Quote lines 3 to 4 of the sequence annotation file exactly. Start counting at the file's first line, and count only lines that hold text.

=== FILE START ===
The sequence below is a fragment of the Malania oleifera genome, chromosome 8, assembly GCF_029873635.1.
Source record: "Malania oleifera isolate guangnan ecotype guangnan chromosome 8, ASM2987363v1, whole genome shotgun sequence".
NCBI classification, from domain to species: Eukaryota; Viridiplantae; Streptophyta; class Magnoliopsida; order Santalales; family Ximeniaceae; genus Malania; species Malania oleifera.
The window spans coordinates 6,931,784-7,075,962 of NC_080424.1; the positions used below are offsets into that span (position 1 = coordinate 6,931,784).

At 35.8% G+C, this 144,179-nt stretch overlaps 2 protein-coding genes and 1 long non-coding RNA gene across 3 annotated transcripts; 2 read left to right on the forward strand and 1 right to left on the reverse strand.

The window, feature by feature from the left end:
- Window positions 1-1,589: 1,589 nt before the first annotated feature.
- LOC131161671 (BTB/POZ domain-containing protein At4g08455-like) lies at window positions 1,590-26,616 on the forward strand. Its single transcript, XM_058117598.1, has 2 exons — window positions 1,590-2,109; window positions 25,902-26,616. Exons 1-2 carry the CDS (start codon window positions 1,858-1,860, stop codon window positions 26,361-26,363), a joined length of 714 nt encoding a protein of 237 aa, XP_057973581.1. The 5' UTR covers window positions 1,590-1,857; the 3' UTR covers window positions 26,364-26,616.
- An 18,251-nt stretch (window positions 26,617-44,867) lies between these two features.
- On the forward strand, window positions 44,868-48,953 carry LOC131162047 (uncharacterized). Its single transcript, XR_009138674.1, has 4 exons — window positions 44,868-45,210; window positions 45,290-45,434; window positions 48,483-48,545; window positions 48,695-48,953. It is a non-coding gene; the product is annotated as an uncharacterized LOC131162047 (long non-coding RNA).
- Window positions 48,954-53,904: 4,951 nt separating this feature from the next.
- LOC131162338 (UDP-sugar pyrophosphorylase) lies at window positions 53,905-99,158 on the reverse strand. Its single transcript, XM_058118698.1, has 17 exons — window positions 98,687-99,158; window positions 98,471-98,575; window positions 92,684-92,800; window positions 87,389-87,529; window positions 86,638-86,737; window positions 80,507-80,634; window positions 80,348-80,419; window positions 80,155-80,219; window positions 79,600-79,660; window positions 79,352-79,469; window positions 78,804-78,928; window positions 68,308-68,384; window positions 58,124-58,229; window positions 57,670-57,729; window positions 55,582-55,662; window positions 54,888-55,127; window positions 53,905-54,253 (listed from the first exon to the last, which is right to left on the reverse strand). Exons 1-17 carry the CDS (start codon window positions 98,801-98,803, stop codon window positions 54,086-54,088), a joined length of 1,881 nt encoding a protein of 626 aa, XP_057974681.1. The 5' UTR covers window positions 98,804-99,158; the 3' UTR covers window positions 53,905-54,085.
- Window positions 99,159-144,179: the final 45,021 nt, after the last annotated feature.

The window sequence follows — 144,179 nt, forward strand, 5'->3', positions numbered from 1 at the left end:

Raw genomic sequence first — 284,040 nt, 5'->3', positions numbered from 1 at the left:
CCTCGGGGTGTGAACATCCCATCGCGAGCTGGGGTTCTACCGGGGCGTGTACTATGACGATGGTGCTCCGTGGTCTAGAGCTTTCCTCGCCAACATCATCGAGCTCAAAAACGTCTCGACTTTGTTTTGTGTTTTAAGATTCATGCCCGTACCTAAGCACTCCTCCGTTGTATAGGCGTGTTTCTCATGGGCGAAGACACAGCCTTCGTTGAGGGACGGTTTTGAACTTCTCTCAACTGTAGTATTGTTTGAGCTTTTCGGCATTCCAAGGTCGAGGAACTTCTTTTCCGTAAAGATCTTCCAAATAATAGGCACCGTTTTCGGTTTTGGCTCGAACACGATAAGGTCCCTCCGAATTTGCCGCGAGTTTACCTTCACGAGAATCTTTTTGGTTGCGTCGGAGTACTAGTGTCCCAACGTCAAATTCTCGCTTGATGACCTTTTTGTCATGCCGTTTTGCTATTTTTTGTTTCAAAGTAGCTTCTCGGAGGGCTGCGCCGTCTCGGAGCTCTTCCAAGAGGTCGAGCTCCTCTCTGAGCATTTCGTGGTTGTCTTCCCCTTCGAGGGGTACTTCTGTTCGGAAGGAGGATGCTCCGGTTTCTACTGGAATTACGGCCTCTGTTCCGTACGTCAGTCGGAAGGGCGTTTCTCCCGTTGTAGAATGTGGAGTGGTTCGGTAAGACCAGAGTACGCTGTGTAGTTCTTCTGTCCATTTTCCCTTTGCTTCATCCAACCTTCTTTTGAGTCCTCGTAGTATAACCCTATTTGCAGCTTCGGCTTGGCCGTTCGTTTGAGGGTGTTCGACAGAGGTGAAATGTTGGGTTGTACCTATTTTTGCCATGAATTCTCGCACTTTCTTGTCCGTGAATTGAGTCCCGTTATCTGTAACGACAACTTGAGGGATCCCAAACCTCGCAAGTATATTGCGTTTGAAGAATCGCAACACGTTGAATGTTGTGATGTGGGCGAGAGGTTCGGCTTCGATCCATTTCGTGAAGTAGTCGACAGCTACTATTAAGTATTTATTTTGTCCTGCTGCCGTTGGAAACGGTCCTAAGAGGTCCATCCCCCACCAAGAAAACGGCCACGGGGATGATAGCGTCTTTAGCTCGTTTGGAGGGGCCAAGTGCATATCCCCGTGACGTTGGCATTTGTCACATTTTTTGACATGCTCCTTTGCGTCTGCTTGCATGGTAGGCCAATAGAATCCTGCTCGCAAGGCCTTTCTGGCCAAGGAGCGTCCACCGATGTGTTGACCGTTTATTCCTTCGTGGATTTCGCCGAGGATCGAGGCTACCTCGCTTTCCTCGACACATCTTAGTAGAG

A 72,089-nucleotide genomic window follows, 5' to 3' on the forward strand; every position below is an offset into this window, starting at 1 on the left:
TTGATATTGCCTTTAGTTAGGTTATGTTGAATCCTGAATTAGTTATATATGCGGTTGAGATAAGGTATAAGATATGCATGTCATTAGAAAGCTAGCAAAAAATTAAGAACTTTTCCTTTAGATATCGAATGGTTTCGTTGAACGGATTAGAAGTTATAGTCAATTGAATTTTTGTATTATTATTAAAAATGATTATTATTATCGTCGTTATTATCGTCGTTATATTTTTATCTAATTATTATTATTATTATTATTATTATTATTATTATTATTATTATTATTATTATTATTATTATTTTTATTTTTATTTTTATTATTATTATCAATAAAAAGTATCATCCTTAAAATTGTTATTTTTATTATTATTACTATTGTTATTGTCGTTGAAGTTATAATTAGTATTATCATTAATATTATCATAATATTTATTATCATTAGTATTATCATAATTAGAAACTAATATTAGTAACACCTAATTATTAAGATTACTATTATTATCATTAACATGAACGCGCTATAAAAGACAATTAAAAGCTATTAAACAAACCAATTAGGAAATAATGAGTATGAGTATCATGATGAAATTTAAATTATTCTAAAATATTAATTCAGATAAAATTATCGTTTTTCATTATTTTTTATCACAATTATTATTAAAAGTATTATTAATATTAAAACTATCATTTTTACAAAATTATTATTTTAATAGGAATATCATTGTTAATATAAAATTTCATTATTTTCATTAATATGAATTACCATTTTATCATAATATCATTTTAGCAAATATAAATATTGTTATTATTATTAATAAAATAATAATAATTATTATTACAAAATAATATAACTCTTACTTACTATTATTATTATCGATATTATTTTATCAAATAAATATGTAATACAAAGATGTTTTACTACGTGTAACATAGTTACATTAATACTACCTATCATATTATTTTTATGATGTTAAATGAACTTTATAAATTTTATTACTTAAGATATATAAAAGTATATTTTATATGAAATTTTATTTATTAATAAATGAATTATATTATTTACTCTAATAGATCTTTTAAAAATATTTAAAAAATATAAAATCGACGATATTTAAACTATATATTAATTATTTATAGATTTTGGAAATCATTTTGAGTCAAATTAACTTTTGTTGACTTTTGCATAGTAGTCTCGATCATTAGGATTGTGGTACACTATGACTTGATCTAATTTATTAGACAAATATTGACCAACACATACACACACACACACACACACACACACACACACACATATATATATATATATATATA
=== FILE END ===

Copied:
NCBI classification, from domain to species: Eukaryota; Viridiplantae; Streptophyta; class Magnoliopsida; order Santalales; family Ximeniaceae; genus Malania; species Malania oleifera.
The window spans coordinates 6,931,784-7,075,962 of NC_080424.1; the positions used below are offsets into that span (position 1 = coordinate 6,931,784).